A few times there was a shortage of things that they couldn’t handle with the staff they had so I did get a few things done on the trailer such as install the load center and the surge arrestor and even washed it for the very first time (note to whom it concerns – when you are washing the trailer with a deck brush don’t bang the light near the door with the wooden head, but if you do then some phase tape will keep it on the trailer until you pick up a replacement lens at Beaudry’s RV in Tucson).
The camp is owned by a conservative Baptist conference and on the weekend they had several hundred men there for a retreat. I sat in on several of the sessions (a couple of great speakers – strong in the word with really challenging messages) and went on one of the boats they rented for trout fishing. Our boat caught a couple of small trout, the other boat caught none, but it was nice to be out on the water for a few hours. A tour boat passed by. It was a pirate ship that had been in the movie, “Time Bandits”.
The Sunday sessions wrapped up in time for Juanita and I to go to church with Shirley and April and then Juanita and I started a drive around the lake. We stopped at an information center and learned a little about Big Bear Lake and area. Being that close to Hollywood and with the pine trees it has been the shooting location for hundreds of movies in the thirties, forties and fifties. Many of the movies were westerns or supposedly located in Canada, but even the 1954 version of “Heidi” was filmed there. I picked up a brochure about a circle tour of some of the gold rush mines in the area so we turned off the lake road a couple of miles from the information center and headed up a canyon. I don’t think Juanita was too impressed, especially when we were on the one lane downhill section across a cliff face with the road surface composed of ball-bearing like pebbles, but it gave some perspective of what the early gold miners went through in discovering and processing gold. The brochure mentioned that one mine brought in a four ton boiler by horse and wagon. “The trip took 27 days from Los Angeles to Holcomb Valley.” Nowadays it would be a morning delivery and the trucker would be back in L.A. for the evening.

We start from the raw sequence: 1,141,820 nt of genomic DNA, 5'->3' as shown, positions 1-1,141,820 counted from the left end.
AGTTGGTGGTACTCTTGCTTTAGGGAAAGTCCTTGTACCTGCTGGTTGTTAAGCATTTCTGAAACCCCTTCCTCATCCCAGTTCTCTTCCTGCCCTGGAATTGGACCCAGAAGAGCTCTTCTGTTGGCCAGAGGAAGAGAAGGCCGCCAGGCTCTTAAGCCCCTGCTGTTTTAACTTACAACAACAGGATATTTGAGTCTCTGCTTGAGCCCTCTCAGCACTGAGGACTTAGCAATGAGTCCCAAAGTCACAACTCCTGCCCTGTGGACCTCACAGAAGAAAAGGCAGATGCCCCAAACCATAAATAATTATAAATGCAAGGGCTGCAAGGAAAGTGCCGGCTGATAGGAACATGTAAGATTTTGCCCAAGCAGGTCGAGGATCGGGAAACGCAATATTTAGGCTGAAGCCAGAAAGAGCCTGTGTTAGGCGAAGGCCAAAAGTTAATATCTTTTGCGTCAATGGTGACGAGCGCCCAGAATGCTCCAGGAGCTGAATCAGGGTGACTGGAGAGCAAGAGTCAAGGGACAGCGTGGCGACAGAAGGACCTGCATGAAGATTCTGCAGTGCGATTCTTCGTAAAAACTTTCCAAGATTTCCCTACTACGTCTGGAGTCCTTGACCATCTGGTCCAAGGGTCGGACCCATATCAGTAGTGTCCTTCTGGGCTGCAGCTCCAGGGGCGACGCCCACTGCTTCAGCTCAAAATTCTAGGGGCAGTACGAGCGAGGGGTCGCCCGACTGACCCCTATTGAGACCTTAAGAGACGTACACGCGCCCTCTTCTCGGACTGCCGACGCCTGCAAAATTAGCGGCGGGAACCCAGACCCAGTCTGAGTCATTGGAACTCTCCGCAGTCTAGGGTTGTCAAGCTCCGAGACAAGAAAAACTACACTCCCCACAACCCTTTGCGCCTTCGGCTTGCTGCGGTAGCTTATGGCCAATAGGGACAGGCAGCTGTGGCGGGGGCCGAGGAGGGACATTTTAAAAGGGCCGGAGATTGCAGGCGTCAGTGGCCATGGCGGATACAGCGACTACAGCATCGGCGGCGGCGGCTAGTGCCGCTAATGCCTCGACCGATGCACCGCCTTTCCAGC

In addition to the challenging messages from the conference speaker, one other event gave me pause for thought. Dave, the relief supervisor on the maintenance crew was a committed Christian and a bit of a jokester. On Friday a part-time maintenance employee was at the morning devotional/ crew meeting for the first time since I had been at the camp. He introduced himself and said he was the young guy that everybody liked to pick on and tease. I said that I had been that person once in a shop, but eventually it goes away as you move closer to the front of the line in the march to the grave. Dave laughed and said he really liked that. Later, as we were taking a break from stacking steel framed picnic tables we were standing there huffing and puffing and Dave and I compared facts and determined that he was a “youngster” seven months younger than me. He dropped dead of a heart attack on the Saturday. The crew meeting was pretty somber on Monday, but there was still the realization that Dave had the assurance of his salvation and that this life was just a phase of the eternal one.
Pine Summit had collected a bunch of clothes for Hurricane Katrina victims, but all relief agencies wanted only cash so they asked us if we would take these clothes to Mexico. They were all washed and sorted by size into garbage bags – a pickup load of garbage bags which were dumped next to our trailer. Juanita and I stuffed and stuffed and only had a few bags left over to stay at Pine Summit.
On Thursday, November 3rd we headed down the mountain. The road was better in daylight without fog and at a time of the day when there were fewer crazies zooming past. Once down at the bottom and onto the freeway we headed East on I10 until turning South at Indio. We took a brief detour to Mecca to buy some lunch at a hole in the wall (literally – it is a window in the wall between the inner and outer doors of a supermarket) restaurant we had discovered on a previous trip (pilgrimage?) to Mecca. Then we carried on southward to El Centro and eastward to Yuma to stay at an RV park in Wellton, Arizona. I had a feeling that this might be the town where Dave Dowling, a workmate from Powell River days, might winter, but the most likely of the RV parks didn’t know of him. His house in Powell River looked pretty vacant when we dropped by so I had thought he might already have moved south for the winter, but maybe he hadn’t or more likely it is a small world, but a big desert and I was one town or one RV park out. Oh well, we tried, but not too hard and it was a pleasant drive around and I could see from how some of the parks were set-up why people stay there for the winter.